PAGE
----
A lot of people don’t know they’ve got HIV. They can look and feel healthy but still have the virus. There is also evidence that some gay men who get HIV these days are getting it because they have decided to give up condoms with their regular partner who they love and trust.
Understanding safer sex is important:
Whether you have HIV or not or you just don’t know. Different strains of the virus may be harmful to partners who are both infected. Whether you’re in a steady relationship or not.
What is Safer Sex?
HIV can be present in infected blood, semen and pre-ejaculate (pre-cum) – the fluid that leaks out of your penis when aroused. Safer sex means not letting any of these fluids inside another person’s body. Many ways of having sex carry no risk of HIV – like kissing, masturbation and body rubbing. It’s anal and vaginal sex without a condom (rubber) that carry the highest risk. Always use a condom to cut down the chance of HIV being passed on.
Main risk – Anal Sex
The virus can pass through both the linings of your anus and the tip of your penis. So anal sex without a condom is very risky for both the active (insertive) and passive (receptive) partner. Condoms provide a very effective barrier against HIV.
– Use a condom
– Use plenty of water-based lubricant
– Remember : pre-ejaculate (pre-cum) can pass on HIV. So pulling out before ejaculating without a condom is risky too.
Sex in Relationships
Things can look very different when you’re in a relationship. You and your partner might want to think again about your use of condoms. But remember, you can still get HIV from a partner you love and trust. So there are many issues you need to discuss with your partner. For example, if you stop practising safer sex in your relationship, it can be very difficult to go back to it. Someone from one of the helpline listings may be able to help you make a decision you’ll both be happy with, or you can of course contact us.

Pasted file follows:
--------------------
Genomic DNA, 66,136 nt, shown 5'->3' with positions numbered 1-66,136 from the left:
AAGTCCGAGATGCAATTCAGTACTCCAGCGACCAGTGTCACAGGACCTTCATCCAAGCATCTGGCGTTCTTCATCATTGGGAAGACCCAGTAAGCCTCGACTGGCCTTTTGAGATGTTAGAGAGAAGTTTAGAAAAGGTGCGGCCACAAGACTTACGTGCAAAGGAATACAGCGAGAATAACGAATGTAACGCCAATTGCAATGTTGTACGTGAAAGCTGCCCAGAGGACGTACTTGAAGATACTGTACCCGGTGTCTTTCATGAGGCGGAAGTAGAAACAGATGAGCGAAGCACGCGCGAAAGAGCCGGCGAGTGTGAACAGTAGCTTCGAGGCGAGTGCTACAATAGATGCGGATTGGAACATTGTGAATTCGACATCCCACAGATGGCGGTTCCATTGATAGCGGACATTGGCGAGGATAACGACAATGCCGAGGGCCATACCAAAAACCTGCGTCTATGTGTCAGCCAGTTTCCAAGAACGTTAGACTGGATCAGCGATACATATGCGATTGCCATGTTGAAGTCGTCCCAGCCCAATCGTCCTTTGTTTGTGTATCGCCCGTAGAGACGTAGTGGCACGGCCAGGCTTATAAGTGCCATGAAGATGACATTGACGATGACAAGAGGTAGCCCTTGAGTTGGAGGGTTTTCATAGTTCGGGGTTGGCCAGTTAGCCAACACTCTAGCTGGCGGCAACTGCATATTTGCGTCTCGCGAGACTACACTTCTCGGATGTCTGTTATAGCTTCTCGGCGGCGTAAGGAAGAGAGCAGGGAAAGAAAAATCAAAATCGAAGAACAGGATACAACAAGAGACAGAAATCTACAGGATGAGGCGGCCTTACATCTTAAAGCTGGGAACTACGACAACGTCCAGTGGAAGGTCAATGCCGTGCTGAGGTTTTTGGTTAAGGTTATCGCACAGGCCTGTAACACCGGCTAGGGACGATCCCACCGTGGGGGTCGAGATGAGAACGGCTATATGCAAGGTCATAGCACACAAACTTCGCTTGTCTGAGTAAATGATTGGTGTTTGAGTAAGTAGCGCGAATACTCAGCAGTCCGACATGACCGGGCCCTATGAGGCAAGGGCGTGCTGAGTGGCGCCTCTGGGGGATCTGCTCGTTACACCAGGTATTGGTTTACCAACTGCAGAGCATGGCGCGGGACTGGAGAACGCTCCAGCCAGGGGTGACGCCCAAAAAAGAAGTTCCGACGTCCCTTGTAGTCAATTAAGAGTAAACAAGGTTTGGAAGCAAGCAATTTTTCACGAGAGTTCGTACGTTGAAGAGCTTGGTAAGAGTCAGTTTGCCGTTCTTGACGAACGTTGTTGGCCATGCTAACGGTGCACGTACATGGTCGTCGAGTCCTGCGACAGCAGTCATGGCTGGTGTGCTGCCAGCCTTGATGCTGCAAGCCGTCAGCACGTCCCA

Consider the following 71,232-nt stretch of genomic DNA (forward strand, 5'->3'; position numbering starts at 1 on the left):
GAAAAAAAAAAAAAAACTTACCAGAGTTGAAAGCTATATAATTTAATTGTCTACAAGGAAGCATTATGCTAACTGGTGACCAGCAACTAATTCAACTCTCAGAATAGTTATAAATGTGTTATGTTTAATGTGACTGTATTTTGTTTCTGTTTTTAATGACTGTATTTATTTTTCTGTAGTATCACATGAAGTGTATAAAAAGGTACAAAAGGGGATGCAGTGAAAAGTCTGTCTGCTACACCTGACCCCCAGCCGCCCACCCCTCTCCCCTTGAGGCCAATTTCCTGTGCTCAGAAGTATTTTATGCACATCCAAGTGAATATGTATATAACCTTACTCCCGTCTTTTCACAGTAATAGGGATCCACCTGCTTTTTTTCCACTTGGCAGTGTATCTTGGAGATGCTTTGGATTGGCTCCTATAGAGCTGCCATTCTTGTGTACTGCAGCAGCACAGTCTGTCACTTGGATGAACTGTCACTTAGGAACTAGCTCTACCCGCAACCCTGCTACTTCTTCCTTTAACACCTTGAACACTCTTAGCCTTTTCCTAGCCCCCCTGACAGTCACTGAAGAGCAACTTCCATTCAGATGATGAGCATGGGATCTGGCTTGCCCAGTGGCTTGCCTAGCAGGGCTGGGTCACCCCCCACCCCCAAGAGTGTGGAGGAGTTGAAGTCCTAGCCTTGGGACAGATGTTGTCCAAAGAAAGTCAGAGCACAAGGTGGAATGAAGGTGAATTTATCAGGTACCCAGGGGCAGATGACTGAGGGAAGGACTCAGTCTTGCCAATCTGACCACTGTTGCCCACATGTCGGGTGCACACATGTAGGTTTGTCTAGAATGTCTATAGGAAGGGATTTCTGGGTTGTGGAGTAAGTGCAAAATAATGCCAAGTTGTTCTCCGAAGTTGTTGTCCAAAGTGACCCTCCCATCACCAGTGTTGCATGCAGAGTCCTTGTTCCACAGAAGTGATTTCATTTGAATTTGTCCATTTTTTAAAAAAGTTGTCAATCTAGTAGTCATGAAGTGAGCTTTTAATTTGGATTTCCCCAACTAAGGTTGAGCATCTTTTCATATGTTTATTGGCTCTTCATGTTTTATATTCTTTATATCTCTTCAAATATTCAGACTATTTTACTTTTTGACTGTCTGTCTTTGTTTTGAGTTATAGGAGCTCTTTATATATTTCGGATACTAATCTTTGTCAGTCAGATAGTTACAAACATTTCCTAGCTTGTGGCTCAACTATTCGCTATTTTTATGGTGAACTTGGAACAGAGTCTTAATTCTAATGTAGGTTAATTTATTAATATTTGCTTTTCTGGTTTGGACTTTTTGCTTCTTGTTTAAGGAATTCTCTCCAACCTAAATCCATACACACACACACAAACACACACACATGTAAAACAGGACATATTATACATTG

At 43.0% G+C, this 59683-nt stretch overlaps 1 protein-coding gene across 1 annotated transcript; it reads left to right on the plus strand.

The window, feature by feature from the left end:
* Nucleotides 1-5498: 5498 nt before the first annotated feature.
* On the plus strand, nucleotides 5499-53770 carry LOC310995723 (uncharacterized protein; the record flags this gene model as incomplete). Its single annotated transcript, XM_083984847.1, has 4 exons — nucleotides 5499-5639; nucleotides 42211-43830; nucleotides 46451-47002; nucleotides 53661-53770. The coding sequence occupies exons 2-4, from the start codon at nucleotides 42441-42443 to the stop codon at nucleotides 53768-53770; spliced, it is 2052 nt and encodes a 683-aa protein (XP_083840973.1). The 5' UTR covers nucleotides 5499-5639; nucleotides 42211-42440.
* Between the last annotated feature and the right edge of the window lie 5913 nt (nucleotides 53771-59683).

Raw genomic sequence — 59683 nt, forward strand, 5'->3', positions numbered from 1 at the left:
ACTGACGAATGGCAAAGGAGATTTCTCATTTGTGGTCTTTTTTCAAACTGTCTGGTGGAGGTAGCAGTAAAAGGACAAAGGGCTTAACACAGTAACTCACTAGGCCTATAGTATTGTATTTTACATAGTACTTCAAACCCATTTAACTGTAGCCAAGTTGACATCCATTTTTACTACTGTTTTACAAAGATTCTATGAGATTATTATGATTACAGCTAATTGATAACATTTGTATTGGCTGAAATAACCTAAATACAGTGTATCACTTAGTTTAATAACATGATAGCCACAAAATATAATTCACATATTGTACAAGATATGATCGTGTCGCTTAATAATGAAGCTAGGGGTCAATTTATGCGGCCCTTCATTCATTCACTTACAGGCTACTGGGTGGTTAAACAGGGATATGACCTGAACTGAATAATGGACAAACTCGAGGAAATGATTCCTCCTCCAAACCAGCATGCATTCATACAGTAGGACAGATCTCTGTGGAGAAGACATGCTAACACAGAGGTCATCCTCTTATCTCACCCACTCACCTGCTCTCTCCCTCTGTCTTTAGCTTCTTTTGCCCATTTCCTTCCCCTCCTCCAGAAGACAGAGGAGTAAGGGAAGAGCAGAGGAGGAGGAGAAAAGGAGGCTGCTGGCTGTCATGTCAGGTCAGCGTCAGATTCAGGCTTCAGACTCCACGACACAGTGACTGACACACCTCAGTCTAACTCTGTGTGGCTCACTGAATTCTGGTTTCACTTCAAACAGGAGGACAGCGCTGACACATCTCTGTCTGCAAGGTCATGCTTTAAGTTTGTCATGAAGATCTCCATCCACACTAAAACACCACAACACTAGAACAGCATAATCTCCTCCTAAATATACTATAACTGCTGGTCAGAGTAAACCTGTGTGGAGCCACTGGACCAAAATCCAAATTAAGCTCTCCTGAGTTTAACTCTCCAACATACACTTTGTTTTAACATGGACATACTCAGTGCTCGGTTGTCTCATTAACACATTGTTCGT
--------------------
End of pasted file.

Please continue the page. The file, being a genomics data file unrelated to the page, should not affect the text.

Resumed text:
Sex with Women
Some gay men have sex with women. You don’t have to call yourself “straight” or “bi” to have sex with women. Use a reliable condom for vaginal sex. Look for the BS Kite Mark and the European CE Mark.
Oral sex is much less risky than anal sex without a condom, and we know, the risk of passing on HIV to either partner through oral sex is low. However is is better to avoid getting semen in the mouth, particularly if you have any cuts and sores (e.g. ulcers and cold sores) as this may increase the risk of infection.
Little or No Risk
Many activities carry little or no risk of passing on HIV. As long as you don’t let one person’s blood, semen, or pre-cum get inside the other persons body.
Alone or with a partner, masturbation is safe. Keep semen away from cuts and sores and don’t use your partner’s semen as a lubricant.
Body Rubbing or Massage
Body rubbing and massage is safe. If you do go on to have anal sex after a massage, clean off any oil as this may damage the rubber of a condom.
Tonguing your partner’s anus (Rimming)
There’s little risk of HIV transmission by rimming – as long as no blood gets into the mouth or anus. However you can get Hepatitis B, Herpes and other infections this way.
Sex toys someone else has used may have small amounts of blood or semen on them. This could be potentially infectious. Put a condom over a dildo if you are going to share it, or clean it with hot soapy water. Not sharing toys at all is safer.
Fingering and Fisting
The risk of passing on HIV is low. Try not to tear or damage the inside of the anus. Keep fingernails trimmed and smooth.
Other Body Fluids
Urine and faeces carry little risk of passing on HIV as long as there’s no blood in them. You can get Hepatitis B or other infections this way. Keep urine and faeces well away from the eyes.